Chapter 8 BWV 147 Herz und Mund und Tat und Leben
Heart and mouth, action and life.
Chorus–recit (tenor)–aria (alto)–recit (bass)–aria (sop)–chorale.
Aria (tenor)–recit (alto)–aria (bass)–chorale.
The seventh cantata of the cycle for the Visitation of the Blessed Virgin.
Bach continued to present the large two-part structures, established from beginning of the cycle, for just two more weeks, Cs 147 and 186. He commences both with an ebullient chorus and in both cantatas he uses an instrumentally enhanced version of a chorale to draw each part to a close. Both were adaptations of earlier works composed at Weimar in 1716 (Dürr p 443 and 673) and Dürr explains clearly how it came to be that these works were suitable for later performances at Leipzig. The calling upon and adapting of cantatas written seven years previously certainly suggests that Bach had not yet formed a view as to what constituted his ideal cantata format. On the other hand, it might simply been a matter of creating some breathing space as he settled into his new and highly demanding position.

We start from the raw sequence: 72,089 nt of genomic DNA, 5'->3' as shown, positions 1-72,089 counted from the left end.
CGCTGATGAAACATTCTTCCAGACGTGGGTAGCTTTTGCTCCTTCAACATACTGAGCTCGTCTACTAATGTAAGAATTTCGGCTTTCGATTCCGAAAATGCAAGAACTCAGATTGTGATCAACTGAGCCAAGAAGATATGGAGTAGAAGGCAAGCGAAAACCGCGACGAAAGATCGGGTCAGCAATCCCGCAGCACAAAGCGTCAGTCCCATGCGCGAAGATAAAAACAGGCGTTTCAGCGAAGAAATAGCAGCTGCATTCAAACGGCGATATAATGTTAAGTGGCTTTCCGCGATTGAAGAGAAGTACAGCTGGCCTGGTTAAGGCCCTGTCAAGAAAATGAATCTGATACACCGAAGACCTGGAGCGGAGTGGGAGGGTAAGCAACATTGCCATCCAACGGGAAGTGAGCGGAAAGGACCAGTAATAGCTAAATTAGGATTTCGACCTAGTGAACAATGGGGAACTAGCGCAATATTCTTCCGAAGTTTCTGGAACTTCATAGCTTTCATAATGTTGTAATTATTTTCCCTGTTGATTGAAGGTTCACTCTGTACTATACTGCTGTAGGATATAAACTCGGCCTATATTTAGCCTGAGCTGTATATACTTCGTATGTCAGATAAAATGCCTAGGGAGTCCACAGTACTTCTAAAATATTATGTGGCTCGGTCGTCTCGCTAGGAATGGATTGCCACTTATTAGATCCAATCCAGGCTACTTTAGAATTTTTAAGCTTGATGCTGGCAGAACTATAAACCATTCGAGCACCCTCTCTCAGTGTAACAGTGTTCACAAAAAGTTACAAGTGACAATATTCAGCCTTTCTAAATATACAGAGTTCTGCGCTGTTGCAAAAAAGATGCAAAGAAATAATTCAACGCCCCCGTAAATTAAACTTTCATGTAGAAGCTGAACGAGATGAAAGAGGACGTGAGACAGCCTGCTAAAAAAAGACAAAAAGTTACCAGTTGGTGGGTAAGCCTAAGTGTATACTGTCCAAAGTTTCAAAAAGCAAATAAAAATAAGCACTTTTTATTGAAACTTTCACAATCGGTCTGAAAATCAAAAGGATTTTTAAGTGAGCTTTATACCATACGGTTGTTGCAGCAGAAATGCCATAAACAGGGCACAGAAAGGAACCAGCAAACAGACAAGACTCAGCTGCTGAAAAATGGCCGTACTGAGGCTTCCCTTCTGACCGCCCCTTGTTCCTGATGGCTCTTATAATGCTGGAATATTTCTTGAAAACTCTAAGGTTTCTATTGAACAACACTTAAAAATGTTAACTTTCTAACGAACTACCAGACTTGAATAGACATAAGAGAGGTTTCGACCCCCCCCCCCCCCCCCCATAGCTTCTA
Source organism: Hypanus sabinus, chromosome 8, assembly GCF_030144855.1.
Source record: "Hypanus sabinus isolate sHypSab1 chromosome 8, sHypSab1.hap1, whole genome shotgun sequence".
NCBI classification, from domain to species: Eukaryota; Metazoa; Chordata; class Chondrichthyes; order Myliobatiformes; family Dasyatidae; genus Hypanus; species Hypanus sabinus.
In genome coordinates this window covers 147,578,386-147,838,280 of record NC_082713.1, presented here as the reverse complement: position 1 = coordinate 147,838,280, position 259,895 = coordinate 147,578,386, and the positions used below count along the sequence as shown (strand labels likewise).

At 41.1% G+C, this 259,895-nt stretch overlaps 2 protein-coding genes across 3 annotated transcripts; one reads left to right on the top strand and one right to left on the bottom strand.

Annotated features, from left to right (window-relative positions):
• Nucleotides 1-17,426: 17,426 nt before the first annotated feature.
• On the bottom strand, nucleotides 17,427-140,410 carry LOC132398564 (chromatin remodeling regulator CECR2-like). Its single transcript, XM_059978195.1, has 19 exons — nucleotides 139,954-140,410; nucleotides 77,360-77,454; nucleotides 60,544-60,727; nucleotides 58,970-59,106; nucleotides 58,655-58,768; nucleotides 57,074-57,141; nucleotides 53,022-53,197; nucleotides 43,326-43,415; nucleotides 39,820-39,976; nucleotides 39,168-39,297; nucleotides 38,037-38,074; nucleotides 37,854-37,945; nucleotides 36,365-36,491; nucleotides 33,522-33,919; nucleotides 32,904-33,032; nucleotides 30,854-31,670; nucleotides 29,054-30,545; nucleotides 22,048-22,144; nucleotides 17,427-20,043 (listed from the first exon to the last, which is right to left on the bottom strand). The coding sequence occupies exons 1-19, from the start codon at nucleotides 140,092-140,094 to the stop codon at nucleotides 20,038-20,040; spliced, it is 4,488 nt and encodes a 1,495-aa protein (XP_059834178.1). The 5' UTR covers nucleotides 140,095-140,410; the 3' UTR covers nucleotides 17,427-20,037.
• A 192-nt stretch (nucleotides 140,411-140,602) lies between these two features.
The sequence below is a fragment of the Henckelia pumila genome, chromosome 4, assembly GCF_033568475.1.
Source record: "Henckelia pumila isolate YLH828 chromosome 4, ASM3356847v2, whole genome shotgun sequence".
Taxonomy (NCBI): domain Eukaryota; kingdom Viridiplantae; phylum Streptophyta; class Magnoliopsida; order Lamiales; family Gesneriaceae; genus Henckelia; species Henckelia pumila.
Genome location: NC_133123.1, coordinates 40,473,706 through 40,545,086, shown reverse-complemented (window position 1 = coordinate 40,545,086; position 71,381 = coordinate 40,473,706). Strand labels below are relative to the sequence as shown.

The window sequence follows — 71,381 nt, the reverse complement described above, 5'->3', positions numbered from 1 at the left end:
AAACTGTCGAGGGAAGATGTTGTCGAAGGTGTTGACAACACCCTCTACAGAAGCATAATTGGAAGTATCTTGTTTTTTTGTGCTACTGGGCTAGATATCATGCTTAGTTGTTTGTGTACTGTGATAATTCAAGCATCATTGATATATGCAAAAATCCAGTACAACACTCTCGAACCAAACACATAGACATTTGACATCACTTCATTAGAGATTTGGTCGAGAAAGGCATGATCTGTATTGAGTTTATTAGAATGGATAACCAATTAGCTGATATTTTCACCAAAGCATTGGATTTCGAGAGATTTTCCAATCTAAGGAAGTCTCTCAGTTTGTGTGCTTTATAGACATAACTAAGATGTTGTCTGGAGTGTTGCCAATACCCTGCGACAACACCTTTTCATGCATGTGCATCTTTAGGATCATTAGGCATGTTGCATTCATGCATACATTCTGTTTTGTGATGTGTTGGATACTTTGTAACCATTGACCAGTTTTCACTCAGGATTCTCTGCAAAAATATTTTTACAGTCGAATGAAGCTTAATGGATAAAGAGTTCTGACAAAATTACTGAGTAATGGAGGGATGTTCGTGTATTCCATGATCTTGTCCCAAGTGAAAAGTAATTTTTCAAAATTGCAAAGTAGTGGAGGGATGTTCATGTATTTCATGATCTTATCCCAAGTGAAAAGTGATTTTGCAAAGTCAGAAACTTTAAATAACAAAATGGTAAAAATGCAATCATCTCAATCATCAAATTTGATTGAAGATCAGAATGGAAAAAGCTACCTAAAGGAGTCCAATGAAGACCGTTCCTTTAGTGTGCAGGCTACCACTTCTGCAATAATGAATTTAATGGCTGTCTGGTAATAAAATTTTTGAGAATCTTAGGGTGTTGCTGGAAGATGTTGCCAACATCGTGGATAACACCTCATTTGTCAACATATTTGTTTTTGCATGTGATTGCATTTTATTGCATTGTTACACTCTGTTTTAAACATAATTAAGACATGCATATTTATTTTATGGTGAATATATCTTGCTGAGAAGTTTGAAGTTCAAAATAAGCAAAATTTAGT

A grand chorus closed C 21, three trumpets, timpani and bassoon adding to the usual complement of strings and oboes. Since then the congregation had heard little in the way of massive choral statements and, although it dispenses with two trumpets and timpani, the first movement of C 147 is a chorus of similarly exhilarating, flamboyant energy. It begins with a trumpet clarion call, initially only supported by the continuo and immediately echoed by first violins.
This sets in motion an ebullient ritornello which feels longer than its eight bars, partly because of the time signature (eight bars in 6/4 is the equivalent of sixteen bars in 3/4) and partly because the rolling semi-quavers and absence of obvious phrase boundaries sweep our imaginations along so that time divisions become irrelevant.
The text (Salomo Franck) is readily divided into three sections—-
a) Heart, mouth, action and life itself must bear witness of Christ.
b) This must be done without fear or hypocrisy.
c) He is God and Saviour both.
The first and the third ideas are similar enough to be conveyed by virtually identical music, the second is different. It is on this basis that Bach constructs a ternary movement although not a traditional da capo.